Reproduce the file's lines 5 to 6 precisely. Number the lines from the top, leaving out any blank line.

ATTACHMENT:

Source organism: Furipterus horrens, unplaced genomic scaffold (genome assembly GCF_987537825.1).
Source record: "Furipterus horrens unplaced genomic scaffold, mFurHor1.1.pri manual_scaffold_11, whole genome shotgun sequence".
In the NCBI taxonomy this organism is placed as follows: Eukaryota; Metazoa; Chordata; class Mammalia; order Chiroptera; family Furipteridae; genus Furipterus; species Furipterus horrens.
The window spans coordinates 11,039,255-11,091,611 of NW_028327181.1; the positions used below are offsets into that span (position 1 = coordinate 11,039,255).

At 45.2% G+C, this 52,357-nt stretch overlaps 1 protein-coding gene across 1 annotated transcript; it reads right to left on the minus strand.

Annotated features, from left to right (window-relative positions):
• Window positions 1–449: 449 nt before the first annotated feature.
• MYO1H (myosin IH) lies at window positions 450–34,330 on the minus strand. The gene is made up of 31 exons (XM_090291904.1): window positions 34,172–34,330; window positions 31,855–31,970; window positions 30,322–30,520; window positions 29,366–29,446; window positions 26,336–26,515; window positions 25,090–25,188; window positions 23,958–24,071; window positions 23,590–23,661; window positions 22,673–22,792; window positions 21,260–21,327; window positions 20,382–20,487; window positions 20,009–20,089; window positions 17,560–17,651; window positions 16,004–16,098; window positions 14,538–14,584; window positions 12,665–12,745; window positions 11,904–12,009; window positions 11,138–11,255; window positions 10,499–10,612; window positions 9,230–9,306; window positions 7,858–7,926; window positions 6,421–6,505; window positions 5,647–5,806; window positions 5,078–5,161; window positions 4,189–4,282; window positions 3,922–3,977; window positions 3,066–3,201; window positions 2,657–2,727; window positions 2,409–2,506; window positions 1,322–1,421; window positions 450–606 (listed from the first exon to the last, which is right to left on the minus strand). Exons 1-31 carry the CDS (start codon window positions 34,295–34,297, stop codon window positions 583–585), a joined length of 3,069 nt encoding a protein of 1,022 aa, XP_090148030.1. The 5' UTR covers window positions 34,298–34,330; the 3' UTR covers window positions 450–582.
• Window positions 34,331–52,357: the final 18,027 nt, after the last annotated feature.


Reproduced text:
At 45.2% G+C, this 52,357-nt stretch overlaps 1 protein-coding gene across 1 annotated transcript; it reads right to left on the minus strand.

Annotated features, from left to right (window-relative positions):